ELECTRIC scooters (e-scooters) have been a popular Christmas present in recent years, but riding one will land you in trouble with the police.

Despite their continued popularity, e-scooters are illegal when used on public land - including on roads, pavements and cycle paths.

They are legal to buy, but the only place you can ride one, without risking police action and having your e-scooter confiscated, is on private land with the landowner's permission.

“An electric scooter, also known as an e-scooter, is classified as a personal light electric vehicle," said a Gwent Police spokeswoman.

"They are subject to the same legal requirements as motor vehicles such as MOT, licensing, tax and insurance.

“E-scooters do not have number plates or signalling ability, and can’t be used legally on roads."

She added: “If a member of the public is caught riding an electric scooter on the road, the scooter will be seized.”


The most recent figures show Gwent Police seized 22 e-scooters in just three months this year, between June 9 and September 8.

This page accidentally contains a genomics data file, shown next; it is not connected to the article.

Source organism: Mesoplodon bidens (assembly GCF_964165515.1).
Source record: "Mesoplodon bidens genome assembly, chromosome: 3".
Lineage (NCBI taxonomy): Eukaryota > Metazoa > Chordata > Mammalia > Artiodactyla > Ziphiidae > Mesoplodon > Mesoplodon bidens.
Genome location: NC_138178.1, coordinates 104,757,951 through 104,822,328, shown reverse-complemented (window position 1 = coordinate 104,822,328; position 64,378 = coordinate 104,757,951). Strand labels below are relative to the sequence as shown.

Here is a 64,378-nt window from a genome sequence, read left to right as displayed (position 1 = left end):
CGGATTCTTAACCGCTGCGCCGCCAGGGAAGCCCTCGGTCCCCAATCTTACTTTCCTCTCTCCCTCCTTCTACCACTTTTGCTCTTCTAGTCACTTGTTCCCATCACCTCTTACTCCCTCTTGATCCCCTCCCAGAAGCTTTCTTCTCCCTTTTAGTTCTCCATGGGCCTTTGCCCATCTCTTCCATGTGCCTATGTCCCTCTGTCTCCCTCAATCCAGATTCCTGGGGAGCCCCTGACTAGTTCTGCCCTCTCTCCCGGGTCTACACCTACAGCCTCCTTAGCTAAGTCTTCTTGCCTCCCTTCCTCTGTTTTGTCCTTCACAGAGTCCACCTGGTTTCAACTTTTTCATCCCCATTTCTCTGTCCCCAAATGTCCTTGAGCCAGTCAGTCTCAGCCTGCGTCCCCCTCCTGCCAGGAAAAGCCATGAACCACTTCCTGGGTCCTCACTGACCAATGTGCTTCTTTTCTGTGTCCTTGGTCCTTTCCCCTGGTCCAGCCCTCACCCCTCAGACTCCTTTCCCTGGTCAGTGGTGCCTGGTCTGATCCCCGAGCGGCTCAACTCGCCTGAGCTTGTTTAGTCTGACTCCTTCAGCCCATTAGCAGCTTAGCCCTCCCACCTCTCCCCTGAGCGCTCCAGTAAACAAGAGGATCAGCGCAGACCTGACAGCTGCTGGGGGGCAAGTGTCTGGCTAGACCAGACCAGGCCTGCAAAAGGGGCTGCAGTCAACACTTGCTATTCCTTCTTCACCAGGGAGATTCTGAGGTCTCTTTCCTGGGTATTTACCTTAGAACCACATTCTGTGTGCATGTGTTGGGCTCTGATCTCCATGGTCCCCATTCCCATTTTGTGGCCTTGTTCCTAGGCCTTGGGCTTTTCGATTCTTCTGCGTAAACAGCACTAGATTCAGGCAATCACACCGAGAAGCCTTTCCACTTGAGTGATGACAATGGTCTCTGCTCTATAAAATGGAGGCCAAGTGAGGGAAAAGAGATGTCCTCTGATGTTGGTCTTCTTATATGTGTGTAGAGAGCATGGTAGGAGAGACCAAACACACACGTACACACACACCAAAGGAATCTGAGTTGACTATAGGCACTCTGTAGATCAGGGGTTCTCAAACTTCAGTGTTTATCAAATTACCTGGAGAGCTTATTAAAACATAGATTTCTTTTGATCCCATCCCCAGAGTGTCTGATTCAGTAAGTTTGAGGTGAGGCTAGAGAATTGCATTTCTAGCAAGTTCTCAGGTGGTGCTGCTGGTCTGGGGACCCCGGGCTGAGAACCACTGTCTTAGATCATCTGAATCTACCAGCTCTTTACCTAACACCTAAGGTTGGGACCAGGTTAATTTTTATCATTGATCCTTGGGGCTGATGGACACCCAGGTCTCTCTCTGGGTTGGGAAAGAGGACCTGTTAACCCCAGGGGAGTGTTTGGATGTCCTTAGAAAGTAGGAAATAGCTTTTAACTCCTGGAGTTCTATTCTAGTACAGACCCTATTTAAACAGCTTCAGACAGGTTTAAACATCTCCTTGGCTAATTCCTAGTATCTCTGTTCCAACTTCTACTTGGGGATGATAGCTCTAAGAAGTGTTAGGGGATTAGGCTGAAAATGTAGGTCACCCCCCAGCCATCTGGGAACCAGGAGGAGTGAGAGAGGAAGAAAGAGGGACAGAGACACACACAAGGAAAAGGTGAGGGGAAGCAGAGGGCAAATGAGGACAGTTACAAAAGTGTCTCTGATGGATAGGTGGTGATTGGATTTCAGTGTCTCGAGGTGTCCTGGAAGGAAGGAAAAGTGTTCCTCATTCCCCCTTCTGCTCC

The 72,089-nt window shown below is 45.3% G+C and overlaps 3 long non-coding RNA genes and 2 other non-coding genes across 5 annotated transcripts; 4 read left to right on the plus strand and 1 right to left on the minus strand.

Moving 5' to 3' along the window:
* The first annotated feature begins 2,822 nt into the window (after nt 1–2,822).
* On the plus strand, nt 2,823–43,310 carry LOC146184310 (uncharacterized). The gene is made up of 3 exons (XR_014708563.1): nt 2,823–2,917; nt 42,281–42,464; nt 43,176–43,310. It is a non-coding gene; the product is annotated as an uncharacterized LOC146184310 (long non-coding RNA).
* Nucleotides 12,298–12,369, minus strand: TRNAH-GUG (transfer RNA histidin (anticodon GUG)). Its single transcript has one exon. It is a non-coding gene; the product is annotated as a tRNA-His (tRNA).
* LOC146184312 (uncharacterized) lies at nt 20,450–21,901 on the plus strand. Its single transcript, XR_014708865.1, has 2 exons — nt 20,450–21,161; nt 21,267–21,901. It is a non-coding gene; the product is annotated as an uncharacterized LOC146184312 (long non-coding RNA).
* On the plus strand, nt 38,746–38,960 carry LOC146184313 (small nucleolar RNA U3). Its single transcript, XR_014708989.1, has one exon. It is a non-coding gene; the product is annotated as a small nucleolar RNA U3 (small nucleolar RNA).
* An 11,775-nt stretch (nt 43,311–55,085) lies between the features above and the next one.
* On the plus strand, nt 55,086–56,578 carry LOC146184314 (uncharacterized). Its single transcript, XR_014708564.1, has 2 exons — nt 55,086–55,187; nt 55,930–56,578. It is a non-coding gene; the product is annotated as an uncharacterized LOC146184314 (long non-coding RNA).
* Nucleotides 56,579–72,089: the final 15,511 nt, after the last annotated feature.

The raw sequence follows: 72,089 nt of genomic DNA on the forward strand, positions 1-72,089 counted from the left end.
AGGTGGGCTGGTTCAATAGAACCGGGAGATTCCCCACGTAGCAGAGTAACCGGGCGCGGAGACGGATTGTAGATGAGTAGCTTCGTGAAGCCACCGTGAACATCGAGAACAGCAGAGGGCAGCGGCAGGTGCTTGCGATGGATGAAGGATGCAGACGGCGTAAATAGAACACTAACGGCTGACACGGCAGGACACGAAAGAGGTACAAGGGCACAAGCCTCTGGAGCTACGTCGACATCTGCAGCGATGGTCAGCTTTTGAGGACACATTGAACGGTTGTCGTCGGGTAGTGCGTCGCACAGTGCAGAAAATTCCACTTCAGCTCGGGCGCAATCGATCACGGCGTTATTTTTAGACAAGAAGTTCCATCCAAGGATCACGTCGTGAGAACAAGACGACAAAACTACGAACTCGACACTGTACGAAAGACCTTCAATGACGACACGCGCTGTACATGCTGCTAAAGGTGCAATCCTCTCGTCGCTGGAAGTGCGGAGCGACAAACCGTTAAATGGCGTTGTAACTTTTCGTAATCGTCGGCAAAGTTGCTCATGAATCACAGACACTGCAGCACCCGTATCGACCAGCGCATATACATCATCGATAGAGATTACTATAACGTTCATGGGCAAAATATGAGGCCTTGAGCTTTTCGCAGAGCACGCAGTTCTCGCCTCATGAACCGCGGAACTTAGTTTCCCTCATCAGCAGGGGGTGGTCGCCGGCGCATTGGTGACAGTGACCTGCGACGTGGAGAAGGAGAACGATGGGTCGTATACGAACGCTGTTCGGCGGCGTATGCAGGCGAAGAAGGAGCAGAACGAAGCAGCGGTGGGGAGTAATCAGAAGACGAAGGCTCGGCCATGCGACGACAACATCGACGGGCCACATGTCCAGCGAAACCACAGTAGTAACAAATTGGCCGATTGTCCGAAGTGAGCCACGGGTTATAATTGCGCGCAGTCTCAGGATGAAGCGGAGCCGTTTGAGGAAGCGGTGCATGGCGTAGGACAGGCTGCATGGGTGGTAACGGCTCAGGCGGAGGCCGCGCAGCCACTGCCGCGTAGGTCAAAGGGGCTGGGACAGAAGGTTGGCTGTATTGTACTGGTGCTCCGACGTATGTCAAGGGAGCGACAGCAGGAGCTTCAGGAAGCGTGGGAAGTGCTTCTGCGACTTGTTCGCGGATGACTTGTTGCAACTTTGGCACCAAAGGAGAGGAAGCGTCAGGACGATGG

That included one targeted operation in Newport in August, during which police officers seized nine e-scooters and reported their owners for "multiple offences".

As well as seizing illegal e-scooters, police officers can dole out hefty fines and even dock penalty points from your driving licence – just like if you are caught speeding in a car.

For new drivers, the six-point penalty would mean an instant driving ban and the need to re-take the theory and practical driving tests.

Teresa Ciano, of the organisation Road Safety Wales said: “Trials of rental e-scooters are underway in specific parts of the UK, but elsewhere the use of an e-scooter is illegal.

“Please remember that currently in Wales, the only place to legally ride an e-scooter is on private land, with the permission of the landowner.”